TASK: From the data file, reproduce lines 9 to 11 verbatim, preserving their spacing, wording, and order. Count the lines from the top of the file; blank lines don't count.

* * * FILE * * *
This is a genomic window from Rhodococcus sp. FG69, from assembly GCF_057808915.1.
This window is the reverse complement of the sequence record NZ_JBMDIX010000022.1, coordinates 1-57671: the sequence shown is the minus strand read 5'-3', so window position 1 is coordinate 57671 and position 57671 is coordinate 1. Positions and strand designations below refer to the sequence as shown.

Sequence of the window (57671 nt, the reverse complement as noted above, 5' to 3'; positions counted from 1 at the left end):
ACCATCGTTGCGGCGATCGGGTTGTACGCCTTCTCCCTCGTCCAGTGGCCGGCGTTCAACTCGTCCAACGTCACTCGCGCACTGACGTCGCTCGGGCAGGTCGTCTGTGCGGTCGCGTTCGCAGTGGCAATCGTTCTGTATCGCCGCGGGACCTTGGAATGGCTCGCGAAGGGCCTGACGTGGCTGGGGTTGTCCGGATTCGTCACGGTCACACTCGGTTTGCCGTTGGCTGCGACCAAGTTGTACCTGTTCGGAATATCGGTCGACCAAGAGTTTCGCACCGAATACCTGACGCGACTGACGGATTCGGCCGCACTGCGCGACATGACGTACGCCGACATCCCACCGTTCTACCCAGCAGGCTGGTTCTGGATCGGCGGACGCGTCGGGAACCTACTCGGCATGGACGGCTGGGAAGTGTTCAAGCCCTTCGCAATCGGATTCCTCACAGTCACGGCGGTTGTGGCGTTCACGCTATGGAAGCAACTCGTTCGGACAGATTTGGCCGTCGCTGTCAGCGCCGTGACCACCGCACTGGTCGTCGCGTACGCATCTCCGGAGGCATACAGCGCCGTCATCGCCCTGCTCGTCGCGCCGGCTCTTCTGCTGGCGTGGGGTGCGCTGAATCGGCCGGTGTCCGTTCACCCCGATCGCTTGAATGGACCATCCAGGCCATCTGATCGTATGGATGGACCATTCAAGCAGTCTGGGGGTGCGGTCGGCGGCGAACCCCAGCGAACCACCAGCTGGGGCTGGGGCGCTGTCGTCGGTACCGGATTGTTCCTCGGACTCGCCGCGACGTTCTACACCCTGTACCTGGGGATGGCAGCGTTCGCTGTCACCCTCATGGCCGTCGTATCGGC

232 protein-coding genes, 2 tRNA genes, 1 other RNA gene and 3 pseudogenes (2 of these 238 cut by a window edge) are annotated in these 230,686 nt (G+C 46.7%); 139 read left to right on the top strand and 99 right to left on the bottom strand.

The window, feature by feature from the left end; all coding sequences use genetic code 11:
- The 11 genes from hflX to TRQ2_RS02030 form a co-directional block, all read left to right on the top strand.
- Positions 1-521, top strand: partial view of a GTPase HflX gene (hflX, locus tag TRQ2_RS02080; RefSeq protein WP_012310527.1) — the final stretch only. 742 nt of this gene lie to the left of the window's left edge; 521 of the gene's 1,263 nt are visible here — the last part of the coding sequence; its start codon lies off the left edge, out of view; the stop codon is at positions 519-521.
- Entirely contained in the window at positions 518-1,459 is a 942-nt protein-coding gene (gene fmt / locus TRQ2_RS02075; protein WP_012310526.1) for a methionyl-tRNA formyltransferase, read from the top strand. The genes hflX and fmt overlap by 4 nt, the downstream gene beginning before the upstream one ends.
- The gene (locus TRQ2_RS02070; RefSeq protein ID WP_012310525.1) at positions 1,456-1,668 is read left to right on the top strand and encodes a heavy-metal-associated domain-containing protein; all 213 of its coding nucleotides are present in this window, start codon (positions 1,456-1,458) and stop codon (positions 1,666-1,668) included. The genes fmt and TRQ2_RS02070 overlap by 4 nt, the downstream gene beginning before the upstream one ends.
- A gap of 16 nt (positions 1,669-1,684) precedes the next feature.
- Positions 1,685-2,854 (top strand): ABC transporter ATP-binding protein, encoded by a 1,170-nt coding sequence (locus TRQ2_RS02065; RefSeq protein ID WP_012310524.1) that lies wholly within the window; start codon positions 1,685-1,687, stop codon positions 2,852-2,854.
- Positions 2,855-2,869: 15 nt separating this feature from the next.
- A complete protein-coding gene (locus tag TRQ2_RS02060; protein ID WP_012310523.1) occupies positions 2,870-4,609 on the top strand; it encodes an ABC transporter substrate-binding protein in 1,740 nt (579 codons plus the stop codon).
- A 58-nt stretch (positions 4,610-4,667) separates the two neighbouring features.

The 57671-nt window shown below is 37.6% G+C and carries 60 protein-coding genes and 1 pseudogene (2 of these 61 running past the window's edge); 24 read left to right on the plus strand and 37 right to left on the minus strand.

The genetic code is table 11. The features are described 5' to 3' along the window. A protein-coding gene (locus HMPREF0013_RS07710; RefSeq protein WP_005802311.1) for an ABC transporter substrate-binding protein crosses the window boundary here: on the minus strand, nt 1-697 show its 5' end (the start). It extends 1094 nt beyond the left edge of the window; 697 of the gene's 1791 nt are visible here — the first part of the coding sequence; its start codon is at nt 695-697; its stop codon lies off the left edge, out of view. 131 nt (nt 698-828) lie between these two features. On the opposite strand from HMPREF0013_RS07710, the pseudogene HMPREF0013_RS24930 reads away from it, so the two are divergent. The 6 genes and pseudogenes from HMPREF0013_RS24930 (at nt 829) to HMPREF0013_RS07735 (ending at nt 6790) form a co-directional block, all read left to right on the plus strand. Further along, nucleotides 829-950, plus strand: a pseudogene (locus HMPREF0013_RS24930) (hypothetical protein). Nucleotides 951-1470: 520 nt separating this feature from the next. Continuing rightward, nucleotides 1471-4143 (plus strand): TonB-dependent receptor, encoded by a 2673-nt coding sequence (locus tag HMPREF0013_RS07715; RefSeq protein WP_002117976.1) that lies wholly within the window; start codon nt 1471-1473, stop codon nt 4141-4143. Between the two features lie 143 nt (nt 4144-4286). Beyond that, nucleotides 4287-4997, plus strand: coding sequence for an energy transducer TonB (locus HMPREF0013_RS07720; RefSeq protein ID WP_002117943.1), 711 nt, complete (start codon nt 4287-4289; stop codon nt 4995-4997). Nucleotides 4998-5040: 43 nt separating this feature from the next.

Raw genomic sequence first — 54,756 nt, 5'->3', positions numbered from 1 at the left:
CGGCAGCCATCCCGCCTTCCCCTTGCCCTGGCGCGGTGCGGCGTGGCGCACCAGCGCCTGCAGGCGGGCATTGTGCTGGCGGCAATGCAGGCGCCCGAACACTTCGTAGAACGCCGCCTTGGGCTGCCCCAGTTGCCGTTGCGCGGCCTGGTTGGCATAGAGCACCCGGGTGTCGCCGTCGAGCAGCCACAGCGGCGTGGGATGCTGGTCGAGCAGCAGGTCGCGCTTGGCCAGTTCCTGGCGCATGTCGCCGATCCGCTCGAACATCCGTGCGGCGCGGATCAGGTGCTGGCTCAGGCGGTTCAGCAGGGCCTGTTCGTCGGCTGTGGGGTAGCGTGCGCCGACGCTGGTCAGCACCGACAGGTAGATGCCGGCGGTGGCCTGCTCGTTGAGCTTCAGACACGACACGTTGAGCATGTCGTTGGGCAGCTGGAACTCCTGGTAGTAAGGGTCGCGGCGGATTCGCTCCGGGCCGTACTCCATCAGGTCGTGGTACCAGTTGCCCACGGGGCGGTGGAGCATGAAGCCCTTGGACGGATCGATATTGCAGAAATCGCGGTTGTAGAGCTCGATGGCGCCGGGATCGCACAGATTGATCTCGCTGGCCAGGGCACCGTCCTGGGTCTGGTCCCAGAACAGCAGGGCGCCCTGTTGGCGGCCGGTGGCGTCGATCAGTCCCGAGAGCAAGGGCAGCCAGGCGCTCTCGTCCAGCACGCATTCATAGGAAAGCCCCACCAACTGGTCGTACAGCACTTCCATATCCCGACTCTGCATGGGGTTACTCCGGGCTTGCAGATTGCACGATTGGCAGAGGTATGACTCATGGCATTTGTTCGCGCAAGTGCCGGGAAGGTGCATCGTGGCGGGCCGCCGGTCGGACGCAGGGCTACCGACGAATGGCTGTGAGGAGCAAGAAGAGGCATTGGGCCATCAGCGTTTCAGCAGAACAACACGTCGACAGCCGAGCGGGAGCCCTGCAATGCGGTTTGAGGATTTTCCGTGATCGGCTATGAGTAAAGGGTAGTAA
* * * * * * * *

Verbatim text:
- Entirely contained in the window at positions 518-1,459 is a 942-nt protein-coding gene (gene fmt / locus TRQ2_RS02075; protein WP_012310526.1) for a methionyl-tRNA formyltransferase, read from the top strand. The genes hflX and fmt overlap by 4 nt, the downstream gene beginning before the upstream one ends.
- The gene (locus TRQ2_RS02070; RefSeq protein ID WP_012310525.1) at positions 1,456-1,668 is read left to right on the top strand and encodes a heavy-metal-associated domain-containing protein; all 213 of its coding nucleotides are present in this window, start codon (positions 1,456-1,458) and stop codon (positions 1,666-1,668) included. The genes fmt and TRQ2_RS02070 overlap by 4 nt, the downstream gene beginning before the upstream one ends.
- A gap of 16 nt (positions 1,669-1,684) precedes the next feature.